The best linen rests /
surrounded by plates and pie. /
Scraps become compost.
We’ll keep this short.
Enter the Writer’s Digest Short Short Story Competition for a chance at $3,000 and a trip to the 2016 Writer’s Digest Conference, PLUS national exposure for your story! Click here to see the full prize list.
Here’s the bottom line.
Keep your story under 1,500 words to qualify, and be sure to get your work to us by December 14.
One First Place Winner will receive:
Other prizes and how to enter: http://www.writersdigest.com/writers-digest-competitions/short-short-story-competition?utm_source=competition&utm_campaign=wd-tjo-comp-161125&utm_content=801449_WC151125&utm_medium=email
Deadline: December 14, 2015
The blathering idiot and Lydia, his campaign manager for the Pro-Accordion Party, were driving down the road from one stump speech stop to another in his quest for the highest office in the land. It was hard to keep up with the other candidates. He had crossed paths with one of them recently and happened to catch part of what he was saying. What surprised the blathering idiot even more than the other candidates way of speech delivery was the sign on the front of his lectern. Apparently the silent majority stood with this candidate. From the way the candidate was speaking, attacking everyone and everything that wasn’t American and white, he could understand why the “majority” was silent: It couldn’t get in a word edgewise.But what intrigued the blathering idiot was a sign he saw outside a business. One time when he passed, it read: “Adopt Nov. 21.” Another time, it read “Adopt Saturday.” He wondered how you could adopt a day in November or even a day of the week. If so, there was a day he wanted to adopt. So, on the way driving through town because there was not enough money in the campaign war chest to fly to the different places or even travel too far, he pulled into the parking lot, then stepped inside the store. He walked up to the counter and asked, “How do I adopt a day?”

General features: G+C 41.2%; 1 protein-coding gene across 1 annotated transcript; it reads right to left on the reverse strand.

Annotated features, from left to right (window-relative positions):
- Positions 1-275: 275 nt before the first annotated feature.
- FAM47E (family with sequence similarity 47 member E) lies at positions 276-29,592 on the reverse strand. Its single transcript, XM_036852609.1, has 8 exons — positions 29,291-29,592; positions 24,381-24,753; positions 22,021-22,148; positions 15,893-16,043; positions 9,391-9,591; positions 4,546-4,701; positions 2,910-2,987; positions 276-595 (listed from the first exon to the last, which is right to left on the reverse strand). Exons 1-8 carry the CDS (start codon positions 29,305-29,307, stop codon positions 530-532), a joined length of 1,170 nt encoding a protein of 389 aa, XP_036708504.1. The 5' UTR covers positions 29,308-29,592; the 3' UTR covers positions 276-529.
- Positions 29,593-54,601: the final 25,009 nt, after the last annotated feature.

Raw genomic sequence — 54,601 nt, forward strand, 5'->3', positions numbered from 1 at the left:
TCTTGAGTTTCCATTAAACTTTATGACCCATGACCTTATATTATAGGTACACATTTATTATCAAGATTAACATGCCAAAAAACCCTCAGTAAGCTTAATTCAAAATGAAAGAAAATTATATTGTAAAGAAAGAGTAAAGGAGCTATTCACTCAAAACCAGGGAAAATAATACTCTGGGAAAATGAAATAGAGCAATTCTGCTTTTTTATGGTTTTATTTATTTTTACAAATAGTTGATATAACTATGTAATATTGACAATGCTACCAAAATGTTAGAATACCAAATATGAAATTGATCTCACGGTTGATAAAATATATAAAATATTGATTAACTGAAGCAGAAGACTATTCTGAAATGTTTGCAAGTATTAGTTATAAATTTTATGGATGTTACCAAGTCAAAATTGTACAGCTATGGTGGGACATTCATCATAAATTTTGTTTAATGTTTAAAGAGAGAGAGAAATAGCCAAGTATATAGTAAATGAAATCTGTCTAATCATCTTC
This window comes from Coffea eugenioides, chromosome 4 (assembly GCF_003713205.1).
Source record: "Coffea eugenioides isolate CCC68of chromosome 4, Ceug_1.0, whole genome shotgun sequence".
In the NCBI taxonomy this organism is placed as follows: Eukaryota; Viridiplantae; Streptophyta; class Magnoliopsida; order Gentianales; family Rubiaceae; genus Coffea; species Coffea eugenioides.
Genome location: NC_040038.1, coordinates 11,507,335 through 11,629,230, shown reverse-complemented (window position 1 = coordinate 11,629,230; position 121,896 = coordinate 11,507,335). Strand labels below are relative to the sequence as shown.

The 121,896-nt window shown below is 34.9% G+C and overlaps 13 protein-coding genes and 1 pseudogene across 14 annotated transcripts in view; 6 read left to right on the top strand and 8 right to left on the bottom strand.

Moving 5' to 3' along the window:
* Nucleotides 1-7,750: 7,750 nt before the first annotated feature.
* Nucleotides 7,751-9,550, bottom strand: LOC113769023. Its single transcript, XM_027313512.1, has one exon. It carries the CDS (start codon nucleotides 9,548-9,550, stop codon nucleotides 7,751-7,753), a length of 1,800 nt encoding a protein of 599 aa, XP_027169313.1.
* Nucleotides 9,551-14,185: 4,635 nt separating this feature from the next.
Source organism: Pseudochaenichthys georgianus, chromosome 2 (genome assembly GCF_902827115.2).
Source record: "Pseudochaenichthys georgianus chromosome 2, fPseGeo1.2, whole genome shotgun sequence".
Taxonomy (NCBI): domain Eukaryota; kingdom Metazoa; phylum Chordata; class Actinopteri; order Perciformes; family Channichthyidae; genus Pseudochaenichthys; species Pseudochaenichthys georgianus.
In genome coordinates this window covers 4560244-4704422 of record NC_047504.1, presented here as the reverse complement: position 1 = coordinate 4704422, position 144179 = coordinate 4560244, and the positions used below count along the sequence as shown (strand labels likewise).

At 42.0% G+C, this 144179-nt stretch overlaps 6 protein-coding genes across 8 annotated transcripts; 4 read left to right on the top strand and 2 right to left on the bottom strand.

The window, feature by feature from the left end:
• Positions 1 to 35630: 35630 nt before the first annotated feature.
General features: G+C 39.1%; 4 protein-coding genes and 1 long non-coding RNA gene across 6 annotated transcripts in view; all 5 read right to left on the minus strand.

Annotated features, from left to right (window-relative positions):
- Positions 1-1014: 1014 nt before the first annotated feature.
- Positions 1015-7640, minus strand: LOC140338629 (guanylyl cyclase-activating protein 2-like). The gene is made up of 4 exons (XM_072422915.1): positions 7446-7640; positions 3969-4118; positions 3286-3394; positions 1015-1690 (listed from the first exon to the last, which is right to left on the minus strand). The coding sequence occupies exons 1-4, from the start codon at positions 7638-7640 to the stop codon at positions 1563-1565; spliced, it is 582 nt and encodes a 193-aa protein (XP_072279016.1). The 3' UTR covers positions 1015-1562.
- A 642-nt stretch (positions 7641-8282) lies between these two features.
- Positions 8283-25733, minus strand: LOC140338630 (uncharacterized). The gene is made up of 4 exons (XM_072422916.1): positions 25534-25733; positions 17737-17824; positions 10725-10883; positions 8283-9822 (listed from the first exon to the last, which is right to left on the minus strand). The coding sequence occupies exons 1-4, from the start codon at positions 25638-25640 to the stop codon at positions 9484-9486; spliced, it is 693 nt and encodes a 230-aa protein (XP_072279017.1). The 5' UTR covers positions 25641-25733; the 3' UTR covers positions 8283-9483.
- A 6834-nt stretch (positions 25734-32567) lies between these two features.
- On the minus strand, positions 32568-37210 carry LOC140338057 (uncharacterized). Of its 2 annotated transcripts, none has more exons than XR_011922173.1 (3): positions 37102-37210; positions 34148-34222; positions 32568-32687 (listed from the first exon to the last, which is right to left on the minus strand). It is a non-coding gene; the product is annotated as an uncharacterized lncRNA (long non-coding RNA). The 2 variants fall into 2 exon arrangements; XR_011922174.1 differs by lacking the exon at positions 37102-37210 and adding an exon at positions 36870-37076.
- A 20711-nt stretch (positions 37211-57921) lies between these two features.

The older woman behind the counter looked up and said, “Is this a joke?”
“I’ve always wanted to adopt Saturdays. All of them, if I could. Ever since I was a kid, it was my favorite day of the week. Wake up late, eat two bowls of my favorite cereal, watch cartoons until my eyes were about to pop, then eat popcorn for lunch, and ride bikes with my friends, pedaling so hard we wanted to throw up. I want to adopt Saturdays.”
“Who don’t adopt Saturdays here,” the woman said.
“But your sign says—”
“That sign is for dogs.”
“You mean dogs can adopt Saturdays, but I can’t?” If so, it really was a dog’s life.
“No. The sign is about adopting dogs.”
“You mean if I adopt a dog, the dog can adopt Saturdays?”
“Get out. Now!”
The blathering idiot hustled out the door and back to the campaign car and climbed inside.
“Are you okay?” Lydia asked.
The blathering idiot sighed. “I wish I was eleven and it was Saturday. Saturdays when you are eleven are the best Saturdays there are.”
He wondered if the silent majority felt that way, too.